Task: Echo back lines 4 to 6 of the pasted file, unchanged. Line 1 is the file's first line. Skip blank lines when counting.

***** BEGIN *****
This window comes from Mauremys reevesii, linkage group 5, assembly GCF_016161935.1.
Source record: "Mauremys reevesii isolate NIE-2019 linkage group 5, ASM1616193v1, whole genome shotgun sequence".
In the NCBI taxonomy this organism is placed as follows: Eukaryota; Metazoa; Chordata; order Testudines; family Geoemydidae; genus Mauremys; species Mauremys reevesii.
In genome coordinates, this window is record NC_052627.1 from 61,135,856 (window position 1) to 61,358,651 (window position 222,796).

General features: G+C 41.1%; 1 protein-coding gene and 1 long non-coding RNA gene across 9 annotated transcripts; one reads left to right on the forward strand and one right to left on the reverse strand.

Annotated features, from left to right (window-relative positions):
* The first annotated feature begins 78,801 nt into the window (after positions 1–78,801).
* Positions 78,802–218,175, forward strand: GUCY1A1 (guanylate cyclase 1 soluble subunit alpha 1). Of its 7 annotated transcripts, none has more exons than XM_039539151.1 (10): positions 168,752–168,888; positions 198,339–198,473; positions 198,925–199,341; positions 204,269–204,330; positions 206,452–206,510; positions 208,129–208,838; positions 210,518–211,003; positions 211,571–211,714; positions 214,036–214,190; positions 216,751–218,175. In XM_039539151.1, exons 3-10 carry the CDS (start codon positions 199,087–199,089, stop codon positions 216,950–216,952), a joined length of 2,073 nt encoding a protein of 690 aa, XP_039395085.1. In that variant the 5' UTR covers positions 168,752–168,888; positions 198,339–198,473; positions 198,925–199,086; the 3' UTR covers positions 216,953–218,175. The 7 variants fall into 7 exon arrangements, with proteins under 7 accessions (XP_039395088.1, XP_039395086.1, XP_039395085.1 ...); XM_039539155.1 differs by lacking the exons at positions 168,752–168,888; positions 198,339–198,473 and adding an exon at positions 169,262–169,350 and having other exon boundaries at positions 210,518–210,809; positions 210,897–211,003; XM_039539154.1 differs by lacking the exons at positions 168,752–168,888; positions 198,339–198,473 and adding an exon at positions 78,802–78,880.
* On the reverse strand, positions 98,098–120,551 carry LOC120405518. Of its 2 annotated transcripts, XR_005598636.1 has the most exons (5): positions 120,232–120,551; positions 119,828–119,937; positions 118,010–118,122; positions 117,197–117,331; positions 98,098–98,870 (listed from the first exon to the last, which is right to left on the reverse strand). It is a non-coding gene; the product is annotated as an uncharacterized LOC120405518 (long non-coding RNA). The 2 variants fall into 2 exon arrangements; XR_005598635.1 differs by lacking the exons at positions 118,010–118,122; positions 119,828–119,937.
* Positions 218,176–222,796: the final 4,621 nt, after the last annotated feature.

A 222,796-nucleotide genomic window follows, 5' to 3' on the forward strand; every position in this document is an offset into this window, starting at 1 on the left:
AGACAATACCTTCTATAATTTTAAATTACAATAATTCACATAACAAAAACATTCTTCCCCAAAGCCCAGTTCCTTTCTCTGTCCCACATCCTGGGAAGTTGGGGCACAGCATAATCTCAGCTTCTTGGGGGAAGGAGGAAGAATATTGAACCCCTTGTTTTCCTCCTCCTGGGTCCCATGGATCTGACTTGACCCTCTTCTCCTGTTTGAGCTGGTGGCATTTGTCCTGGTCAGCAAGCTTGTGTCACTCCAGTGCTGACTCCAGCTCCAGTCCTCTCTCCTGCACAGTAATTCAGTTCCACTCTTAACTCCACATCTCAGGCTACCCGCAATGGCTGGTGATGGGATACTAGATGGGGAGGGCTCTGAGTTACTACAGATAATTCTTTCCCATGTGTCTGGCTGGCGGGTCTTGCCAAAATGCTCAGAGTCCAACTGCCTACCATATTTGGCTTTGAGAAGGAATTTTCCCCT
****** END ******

In genome coordinates, this window is record NC_052627.1 from 61,135,856 (window position 1) to 61,358,651 (window position 222,796).

General features: G+C 41.1%; 1 protein-coding gene and 1 long non-coding RNA gene across 9 annotated transcripts; one reads left to right on the forward strand and one right to left on the reverse strand.

Annotated features, from left to right (window-relative positions):